shields the electrons in outer, asymmetric p and d orbits from the nuclear charge, allowing them to expand slightly. In gold, the contraction of the outermost (6s) shell and the expansion of the next-inner (5p) shell reduces the energy difference between the two to the equivalent of a photon of blue light. This allows gold to absorb blue light and, thus, look yellow. Silver, because it exhibits a much less dramatic relativistic effect, is unable to absorb any visible light and is totally reflective. Toste proposes that this same shielding effect allows the more tightly bound s shell to easily accept electrons from other molecules, while the partly shielded d shell can easily donate electrons to a reaction. Thus, gold is able to participate in reactions both as a donor and as an acceptor of electrons, which makes it particularly useful in catalyzing reactions at carbon-carbon bonds, the backbone of all organic molecules. According to Toste, a gold atom can attach to carbon loosely, with a single bond or a double bond, allowing flexibility in reactions that can lead to novel organic molecules. Using this model, he has accurately predicted the products in various organic reactions. For example, a gold atom attached to the chemical phosphine and dispersed homogeneously in a liquid can efficiently convert alkynes to pyrroles, which are ring structures found in many drugs. Gold-phosphine catalysis also can create an unusual carbon triangle called cyclopropane that is used in industrial organic synthesis. "We can make cyclopropanes without the need for explosive diazo compounds," Toste said. Toste predicts that gold catalysts also will be very useful in producing chemicals with a specific handedness, that is, a left-handed molecule, but not its right-handed or mirror image. Such stereoselective reactions are becoming more important because many drugs come in right- and left-handed forms, but only one form is effective in the body. The most efficient synthesis would produce only the effective form, not its ineffective mirror image. He is tuning the phospine attached to gold to affect this stereoselectivity. "The future of gold catalysis still involves a lot of theoretical work, and we need to understand more about how it works," Toste said. "But already, some of these reactions are being used by medicinal chemists, and it's a really exciting field."
A nanoparticle consists of a few atoms forming a cluster with size in the nanometer range. A nanometer is a millionth of a millimeter.Considerable attention has been focused duringthe last few decades on developing and optimising methods for the preparation of gold nanoparticles to size and shape e.g. spherical andnon-spherical (triangles and hexagons) particles,as applications of nano structured materials are dependent on these properties. The colour of ultrasmall gold spheres or clusters, also known as nanoparticles, has been known for centuries as the deep red ruby colour of stained glass windows in cathedrals and domestic glassware. The colour results from the plasmon resonances in the metal cluster. Most gold nanoparticles are produced via chemical routes. Biosynthesis, investigated by Project AuTEK, is an alternative route used to create gold nanoparticles with yeast and bacteria resulting in non-spherical particles. These particles have different properties to conventional spherical particles and could further increase the use of gold.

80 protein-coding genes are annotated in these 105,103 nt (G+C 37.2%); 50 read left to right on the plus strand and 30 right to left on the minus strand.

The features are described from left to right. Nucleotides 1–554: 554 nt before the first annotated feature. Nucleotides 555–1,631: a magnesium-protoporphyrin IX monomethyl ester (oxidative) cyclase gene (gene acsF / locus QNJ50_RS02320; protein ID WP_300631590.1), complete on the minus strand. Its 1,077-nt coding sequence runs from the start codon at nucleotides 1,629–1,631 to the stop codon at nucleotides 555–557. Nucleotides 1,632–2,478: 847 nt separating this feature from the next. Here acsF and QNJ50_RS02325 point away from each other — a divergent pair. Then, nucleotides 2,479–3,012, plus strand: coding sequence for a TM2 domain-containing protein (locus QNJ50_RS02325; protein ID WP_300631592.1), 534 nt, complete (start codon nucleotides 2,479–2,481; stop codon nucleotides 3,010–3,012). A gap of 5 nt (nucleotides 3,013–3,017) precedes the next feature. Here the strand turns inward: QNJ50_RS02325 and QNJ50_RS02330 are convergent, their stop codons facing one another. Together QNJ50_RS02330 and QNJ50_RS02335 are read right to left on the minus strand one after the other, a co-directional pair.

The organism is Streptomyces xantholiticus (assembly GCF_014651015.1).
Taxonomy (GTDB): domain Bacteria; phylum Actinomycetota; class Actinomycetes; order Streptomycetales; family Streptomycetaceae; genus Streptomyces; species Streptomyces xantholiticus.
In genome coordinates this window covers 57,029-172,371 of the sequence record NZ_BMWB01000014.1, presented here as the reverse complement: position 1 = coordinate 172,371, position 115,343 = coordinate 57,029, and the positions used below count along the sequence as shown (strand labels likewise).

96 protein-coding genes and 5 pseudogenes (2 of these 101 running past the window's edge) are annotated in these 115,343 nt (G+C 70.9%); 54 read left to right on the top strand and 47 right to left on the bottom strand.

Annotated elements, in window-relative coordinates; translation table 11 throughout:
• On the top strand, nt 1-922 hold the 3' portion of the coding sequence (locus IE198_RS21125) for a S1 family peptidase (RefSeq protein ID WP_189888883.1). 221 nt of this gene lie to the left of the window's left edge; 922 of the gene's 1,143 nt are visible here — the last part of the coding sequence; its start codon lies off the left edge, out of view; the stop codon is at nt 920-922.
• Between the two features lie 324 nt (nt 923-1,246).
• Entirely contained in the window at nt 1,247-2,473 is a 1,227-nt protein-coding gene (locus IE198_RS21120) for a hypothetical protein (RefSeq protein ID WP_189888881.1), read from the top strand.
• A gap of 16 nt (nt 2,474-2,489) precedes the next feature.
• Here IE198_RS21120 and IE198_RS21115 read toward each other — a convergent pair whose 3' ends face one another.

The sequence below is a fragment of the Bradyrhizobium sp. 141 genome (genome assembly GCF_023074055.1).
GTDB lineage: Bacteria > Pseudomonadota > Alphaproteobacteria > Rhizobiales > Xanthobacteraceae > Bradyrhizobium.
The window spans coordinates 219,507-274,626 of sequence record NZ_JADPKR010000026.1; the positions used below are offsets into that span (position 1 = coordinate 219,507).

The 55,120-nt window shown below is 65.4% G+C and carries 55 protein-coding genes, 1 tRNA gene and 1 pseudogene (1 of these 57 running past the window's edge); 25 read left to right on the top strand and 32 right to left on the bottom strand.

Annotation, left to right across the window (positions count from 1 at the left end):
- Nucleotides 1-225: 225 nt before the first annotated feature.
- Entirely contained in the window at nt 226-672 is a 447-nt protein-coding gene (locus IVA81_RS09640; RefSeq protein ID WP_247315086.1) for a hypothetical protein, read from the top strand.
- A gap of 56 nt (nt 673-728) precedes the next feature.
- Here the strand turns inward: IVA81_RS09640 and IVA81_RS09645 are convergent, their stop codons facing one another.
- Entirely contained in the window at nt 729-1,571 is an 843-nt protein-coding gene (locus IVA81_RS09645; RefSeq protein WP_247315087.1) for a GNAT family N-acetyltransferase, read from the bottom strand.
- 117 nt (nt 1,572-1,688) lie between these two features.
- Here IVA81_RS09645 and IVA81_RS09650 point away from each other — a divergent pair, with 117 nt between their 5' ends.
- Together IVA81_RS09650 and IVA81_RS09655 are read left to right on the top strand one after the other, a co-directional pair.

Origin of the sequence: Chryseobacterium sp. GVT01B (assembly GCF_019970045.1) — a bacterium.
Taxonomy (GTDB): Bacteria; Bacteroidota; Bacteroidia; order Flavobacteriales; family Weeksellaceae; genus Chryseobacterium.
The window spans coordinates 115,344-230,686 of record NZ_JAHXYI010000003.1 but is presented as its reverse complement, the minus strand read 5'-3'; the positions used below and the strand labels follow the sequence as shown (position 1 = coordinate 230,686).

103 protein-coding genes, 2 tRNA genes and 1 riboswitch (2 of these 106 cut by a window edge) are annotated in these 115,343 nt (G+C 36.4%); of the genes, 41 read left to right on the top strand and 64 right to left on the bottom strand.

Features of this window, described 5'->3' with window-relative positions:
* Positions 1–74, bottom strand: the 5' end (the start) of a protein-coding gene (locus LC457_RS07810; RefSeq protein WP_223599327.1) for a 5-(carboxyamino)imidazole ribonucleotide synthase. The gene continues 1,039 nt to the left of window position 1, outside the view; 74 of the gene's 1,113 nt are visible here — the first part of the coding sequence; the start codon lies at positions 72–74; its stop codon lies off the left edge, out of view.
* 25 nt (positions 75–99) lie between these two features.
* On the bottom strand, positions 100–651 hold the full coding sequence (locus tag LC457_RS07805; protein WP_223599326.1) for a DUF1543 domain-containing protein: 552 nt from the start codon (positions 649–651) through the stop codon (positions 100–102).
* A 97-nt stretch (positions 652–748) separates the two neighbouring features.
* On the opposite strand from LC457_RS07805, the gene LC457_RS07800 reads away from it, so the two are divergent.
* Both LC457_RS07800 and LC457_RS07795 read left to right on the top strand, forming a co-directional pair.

Gold nanoparticles are easily functionalised to further exploit their properties. The term monolayer protected clusters (MPCs) defines surface functionalisation of these nanoparticles by self-assembled monolayers. A cluster of gold atoms or a gold nano-particle can be stabilized by a monolayer of, for example, alkanethiolatedor phosphine ligands. Gold MPCs provide commercial interest in materials science, biological science and various chemical platforms. One example where gold nanopropertiesare second to none is in the area of medical diagnostics and therapies. Since gold nanoparticles have such good light-scattering properties, as well as easy functionalisation and biocompatibility, they are ideal for a wide rangeof biological and pharmaceutical applicationssuch as bio-labeling and other types of diagnostics. Research conducted at the University of Liverpool in collaboration with Project AuTEK aims to improve these MPC gold nanoparticles even further, by designing stable,water soluble, biocompatible and functionalized nanoparticles. Gold is a critical component in certain therapies, more specifically, in the treatment of cancer by hyperthermia and thermoablation. These two therapies use heat to kill cancer cells. In the case of hyperthermia, the cancerous tissue is heated to enhance conventional radiation and chemotherapy treatments, while in thermoablation the tissue is heated so that the cancer tissue is destroyed by the localised heat. There are two methods one can use to provide heating, infra-red absorption and the application of an oscillating magnetic field to magnetic nanoparticles. At the University of Rice, silica nanoparticles are being developed that are coated with gold nanolayers to form a gold shell around a glass core. By changing the thickness of the gold shell, one can control the wavelength of light that is absorbed by the gold/silica nanoparticle. Tuned to capture infrared light and coated with cancer-specific antibodies, the nanoshell becomes a precision-guided cancer treatment and works as follows (see diagram).
Wide application of gold catalyst nanoparticles (1) To diagnose and treat cancer, thousands of gold-coated nanoshells are injected into the patients bloodstream. Each gold-coated nanoshell is about 10,000 times smaller than a white blood cell. Inside the bloodstream, the nanoshells are taken up naturally by the tumourcells via antibodies stuck to their surface. (2) Each tumour is covered by approximately 20 nanoshells and a brief exposure to near-infrared light by a very simple handheld laser, which passes harmlessly through tissue and illuminates the shells. The doctor then delivers a more intense near-infrared dose resulting in heat generated at the tumo